I don’t queue to get into a club or a bar. I don’t queue for the newest H&M collaboration. I don’t queue for a super sale. But I queue for food. Even if this means standing on the streets of Soho in London while the rain is falling, wearing a thin summer-coat, that wasn’t a wise decision considering the British temperatures. I queued outside for an hour, because the seater told us to. I queued for a restaurant that doesn’t take reservations and is always full. Where the seater also won’t take a list of names or tell you any predictions on how long it will take and will only give you the table if every guest of your party has arrived and, of course, strictly follows the line outside. If you go to have a hot tea somewhere to bypass the waiting, you’ll lose your place in line and will have to queue again. Nevertheless I queued and Koya was so worth it.*
Before going to London, I asked friends and Facebook for tips on where to eat. And many of them recommended going to The Begging Bowl. Turned out this little Thai restaurant was located just about 500m from where I stayed in the very nice area of Peckham, where loads of things going on right now, yet it still has a quiet and small-town-feel to it.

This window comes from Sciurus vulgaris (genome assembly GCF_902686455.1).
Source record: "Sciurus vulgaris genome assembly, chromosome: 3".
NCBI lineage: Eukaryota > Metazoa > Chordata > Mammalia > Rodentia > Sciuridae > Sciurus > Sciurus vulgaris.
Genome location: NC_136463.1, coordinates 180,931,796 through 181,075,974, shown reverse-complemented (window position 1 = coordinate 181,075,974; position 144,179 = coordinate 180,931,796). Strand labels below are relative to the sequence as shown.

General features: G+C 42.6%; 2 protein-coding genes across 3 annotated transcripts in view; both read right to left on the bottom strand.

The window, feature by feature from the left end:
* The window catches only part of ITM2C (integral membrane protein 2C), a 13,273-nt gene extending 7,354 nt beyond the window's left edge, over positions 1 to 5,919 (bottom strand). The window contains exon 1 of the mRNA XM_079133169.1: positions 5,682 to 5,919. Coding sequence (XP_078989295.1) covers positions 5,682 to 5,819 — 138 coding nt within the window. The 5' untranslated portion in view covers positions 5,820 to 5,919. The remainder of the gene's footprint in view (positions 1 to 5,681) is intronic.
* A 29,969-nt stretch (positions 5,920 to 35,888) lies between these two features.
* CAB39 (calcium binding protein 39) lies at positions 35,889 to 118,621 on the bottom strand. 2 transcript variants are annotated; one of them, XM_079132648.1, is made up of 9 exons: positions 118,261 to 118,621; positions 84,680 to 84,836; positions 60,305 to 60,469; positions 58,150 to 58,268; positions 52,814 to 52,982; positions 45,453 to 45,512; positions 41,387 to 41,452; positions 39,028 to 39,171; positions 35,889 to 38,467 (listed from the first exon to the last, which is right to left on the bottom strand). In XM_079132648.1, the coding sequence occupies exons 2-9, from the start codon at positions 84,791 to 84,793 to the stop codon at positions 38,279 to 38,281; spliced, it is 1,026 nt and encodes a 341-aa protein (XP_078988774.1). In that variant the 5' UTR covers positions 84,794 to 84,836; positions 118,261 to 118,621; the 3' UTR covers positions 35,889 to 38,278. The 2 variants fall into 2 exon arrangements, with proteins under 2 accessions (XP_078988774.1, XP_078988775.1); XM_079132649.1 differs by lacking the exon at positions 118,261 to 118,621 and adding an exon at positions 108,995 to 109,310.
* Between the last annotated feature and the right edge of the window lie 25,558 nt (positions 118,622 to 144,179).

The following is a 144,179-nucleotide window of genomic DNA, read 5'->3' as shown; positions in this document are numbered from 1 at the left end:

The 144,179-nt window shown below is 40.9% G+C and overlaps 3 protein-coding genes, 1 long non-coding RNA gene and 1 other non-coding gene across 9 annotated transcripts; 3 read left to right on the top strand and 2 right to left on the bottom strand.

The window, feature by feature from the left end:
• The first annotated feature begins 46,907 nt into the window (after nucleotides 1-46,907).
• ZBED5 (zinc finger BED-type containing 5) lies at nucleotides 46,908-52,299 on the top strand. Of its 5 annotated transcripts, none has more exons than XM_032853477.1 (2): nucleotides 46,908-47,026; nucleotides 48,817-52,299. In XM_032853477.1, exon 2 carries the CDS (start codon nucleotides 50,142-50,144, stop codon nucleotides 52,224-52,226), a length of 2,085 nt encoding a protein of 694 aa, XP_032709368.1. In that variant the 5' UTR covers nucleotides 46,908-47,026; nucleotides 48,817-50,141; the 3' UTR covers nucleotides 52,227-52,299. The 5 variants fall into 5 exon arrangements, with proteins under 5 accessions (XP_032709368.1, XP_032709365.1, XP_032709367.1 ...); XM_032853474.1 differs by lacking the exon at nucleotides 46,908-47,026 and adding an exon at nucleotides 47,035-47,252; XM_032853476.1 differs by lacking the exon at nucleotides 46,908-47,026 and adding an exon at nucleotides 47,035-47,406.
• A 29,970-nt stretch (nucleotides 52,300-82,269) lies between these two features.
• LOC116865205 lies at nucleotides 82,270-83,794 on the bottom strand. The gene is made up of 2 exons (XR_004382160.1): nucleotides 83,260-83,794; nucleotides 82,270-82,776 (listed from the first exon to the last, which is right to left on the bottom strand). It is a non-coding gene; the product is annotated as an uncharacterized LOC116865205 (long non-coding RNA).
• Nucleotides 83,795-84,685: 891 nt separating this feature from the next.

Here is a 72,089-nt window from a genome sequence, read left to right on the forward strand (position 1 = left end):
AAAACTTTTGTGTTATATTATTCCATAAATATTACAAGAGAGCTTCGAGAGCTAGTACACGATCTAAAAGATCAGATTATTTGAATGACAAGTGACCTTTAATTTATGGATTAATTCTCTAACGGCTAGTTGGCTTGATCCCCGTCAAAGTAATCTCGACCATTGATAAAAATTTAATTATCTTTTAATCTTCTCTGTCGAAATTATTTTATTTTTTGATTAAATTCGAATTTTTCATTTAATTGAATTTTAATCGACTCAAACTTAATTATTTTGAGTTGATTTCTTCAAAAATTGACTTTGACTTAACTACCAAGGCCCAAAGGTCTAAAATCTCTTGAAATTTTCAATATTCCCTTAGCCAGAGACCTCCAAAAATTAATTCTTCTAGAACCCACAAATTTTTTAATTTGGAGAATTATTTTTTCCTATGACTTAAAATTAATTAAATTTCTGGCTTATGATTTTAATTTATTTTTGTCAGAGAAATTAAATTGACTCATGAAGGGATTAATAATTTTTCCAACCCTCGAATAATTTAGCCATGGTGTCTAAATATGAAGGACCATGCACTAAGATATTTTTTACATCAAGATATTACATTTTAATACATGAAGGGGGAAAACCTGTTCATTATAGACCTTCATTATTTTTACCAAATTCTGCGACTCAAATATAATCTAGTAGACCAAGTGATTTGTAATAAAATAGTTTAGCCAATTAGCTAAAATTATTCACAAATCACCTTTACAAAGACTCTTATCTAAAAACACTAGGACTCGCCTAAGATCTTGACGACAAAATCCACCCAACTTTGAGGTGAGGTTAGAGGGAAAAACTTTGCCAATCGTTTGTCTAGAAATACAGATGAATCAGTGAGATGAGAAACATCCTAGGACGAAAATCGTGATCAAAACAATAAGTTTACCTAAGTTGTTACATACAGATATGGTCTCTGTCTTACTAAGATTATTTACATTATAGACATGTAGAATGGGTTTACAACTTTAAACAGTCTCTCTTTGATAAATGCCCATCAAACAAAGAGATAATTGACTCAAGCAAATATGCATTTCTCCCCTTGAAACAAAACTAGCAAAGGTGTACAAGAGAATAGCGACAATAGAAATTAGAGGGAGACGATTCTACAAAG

We arrived at the restaurant way too late, with the kitchen already closed, but begged our way into getting some food and it was so worth it.
So, I actually wouldn’t consider myself an expert on Chinese food – The options we have in Berlin are rather limited and not necessarily around the corner, so Chinese food just isn’t on my regular food list.
Anyhow, even before I went to London, I knew I wanted to try as many Asian restaurants as possible, knowing that London has a great culture of Asian food. So we started with Silk Road close by Camberwell Green in Peckham. And boy, would I’ve loved to pack the place up and transplant it to Mitte.
When I was finished with the portrait of Cooperative Designs, Dorothee asked me if I would like to meet two shoe designers that had their working space in the same unit. A door behind the knitting machines opened and I met Atalanta (left), the creative behind the label Atalanta Weller and her assistant Holly. Their studio is filled with sculptural heels, designed for Gareth Pugh and House Of Holland. Atalanta’s own collection has been out for the second time this winter and is available at Brown’s Fashion.
Susie Bubble visited her only some days later: Ata-Weller-Weller-oh….